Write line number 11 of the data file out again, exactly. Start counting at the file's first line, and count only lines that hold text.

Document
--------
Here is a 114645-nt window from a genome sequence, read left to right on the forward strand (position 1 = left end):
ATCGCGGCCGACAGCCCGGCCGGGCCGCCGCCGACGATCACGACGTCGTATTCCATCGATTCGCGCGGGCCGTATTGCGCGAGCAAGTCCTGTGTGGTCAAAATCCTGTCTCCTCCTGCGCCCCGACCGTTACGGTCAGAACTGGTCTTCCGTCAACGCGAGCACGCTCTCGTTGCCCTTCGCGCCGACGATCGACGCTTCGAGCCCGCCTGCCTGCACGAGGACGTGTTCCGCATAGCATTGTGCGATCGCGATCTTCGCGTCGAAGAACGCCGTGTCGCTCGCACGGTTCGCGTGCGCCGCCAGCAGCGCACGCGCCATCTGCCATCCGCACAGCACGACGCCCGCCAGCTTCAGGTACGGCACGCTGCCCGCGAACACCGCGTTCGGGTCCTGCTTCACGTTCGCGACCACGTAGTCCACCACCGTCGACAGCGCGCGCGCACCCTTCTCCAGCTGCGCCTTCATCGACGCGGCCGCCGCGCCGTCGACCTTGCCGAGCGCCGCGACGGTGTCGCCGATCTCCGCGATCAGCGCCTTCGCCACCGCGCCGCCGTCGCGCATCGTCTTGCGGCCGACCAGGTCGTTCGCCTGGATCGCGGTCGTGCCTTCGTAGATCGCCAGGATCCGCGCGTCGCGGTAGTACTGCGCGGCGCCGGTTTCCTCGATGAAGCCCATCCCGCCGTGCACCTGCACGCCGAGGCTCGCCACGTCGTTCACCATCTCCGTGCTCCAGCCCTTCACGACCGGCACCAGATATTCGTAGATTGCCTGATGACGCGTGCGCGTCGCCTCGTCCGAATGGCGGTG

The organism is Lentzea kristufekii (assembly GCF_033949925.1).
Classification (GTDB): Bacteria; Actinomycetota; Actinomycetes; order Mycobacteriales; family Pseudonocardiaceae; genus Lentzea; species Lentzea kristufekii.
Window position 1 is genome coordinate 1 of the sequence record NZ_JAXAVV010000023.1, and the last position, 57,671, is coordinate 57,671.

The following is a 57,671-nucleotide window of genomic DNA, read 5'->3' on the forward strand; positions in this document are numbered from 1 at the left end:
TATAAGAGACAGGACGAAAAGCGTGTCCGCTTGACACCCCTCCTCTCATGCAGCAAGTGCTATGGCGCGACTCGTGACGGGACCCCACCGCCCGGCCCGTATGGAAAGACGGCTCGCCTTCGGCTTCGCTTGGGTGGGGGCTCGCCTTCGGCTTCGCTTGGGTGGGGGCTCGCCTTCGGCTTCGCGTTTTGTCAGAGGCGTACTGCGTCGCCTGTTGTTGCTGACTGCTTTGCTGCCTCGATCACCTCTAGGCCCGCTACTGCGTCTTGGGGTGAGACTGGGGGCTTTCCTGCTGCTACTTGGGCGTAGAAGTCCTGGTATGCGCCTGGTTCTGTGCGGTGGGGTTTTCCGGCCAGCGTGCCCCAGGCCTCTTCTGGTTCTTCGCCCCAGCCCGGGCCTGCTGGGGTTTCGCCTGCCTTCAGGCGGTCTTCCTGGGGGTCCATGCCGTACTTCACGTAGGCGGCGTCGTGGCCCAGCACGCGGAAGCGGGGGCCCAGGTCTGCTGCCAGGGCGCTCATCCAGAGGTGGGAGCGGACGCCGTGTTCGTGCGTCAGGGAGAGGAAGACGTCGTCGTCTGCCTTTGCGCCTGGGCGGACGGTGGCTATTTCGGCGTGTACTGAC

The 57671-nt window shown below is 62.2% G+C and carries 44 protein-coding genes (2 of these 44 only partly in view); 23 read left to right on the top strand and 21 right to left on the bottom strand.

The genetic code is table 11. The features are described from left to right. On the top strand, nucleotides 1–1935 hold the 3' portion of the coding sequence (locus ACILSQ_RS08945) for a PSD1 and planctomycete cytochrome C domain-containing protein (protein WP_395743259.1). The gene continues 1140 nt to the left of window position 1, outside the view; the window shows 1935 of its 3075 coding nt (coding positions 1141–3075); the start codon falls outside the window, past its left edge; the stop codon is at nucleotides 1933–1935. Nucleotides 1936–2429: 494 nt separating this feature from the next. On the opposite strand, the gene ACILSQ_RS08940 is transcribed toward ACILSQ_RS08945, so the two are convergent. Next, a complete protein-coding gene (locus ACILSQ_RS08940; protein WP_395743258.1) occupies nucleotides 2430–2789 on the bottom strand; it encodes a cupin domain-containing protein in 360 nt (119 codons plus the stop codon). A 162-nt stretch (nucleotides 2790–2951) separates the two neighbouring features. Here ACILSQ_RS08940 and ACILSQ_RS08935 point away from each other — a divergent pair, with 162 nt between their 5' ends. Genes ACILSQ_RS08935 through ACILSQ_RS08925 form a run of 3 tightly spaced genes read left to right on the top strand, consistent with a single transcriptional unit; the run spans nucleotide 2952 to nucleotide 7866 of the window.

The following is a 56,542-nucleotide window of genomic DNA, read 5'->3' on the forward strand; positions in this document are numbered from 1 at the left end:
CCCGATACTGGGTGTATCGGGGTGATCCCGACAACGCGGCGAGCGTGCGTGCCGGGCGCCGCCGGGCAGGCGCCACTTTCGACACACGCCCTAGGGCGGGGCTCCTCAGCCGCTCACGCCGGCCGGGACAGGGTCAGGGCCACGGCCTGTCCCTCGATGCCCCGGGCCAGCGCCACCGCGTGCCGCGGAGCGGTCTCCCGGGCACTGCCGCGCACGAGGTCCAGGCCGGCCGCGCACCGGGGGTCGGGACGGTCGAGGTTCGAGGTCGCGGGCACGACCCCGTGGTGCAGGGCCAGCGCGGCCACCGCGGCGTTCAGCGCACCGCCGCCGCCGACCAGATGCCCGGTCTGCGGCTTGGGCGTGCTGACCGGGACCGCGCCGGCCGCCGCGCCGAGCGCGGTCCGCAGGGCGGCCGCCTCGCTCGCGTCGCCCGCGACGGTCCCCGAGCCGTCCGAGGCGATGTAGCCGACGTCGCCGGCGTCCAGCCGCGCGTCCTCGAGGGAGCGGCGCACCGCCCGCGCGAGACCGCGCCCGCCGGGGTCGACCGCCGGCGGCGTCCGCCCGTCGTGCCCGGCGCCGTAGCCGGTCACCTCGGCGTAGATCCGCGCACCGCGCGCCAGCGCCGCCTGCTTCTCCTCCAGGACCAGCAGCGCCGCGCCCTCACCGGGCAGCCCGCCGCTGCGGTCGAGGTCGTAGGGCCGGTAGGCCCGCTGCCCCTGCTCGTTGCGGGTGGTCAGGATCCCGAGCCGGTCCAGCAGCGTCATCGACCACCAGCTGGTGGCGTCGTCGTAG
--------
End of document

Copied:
CCCGATACTGGGTGTATCGGGGTGATCCCGACAACGCGGCGAGCGTGCGTGCCGGGCGCCGCCGGGCAGGCGCCACTTTCGACACACGCCCTAGGGCGGGGCTCCTCAGCCGCTCACGCCGGCCGGGACAGGGTCAGGGCCACGGCCTGTCCCTCGATGCCCCGGGCCAGCGCCACCGCGTGCCGCGGAGCGGTCTCCCGGGCACTGCCGCGCACGAGGTCCAGGCCGGCCGCGCACCGGGGGTCGGGACGGTCGAGGTTCGAGGTCGCGGGCACGACCCCGTGGTGCAGGGCCAGCGCGGCCACCGCGGCGTTCAGCGCACCGCCGCCGCCGACCAGATGCCCGGTCTGCGGCTTGGGCGTGCTGACCGGGACCGCGCCGGCCGCCGCGCCGAGCGCGGTCCGCAGGGCGGCCGCCTCGCTCGCGTCGCCCGCGACGGTCCCCGAGCCGTCCGAGGCGATGTAGCCGACGTCGCCGGCGTCCAGCCGCGCGTCCTCGAGGGAGCGGCGCACCGCCCGCGCGAGACCGCGCCCGCCGGGGTCGACCGCCGGCGGCGTCCGCCCGTCGTGCCCGGCGCCGTAGCCGGTCACCTCGGCGTAGATCCGCGCACCGCGCGCCAGCGCCGCCTGCTTCTCCTCCAGGACCAGCAGCGCCGCGCCCTCACCGGGCAGCCCGCCGCTGCGGTCGAGGTCGTAGGGCCGGTAGGCCCGCTGCCCCTGCTCGTTGCGGGTGGTCAGGATCCCGAGCCGGTCCAGCAGCGTCATCGACCACCAGCTGGTGGCGTCGTCGTAG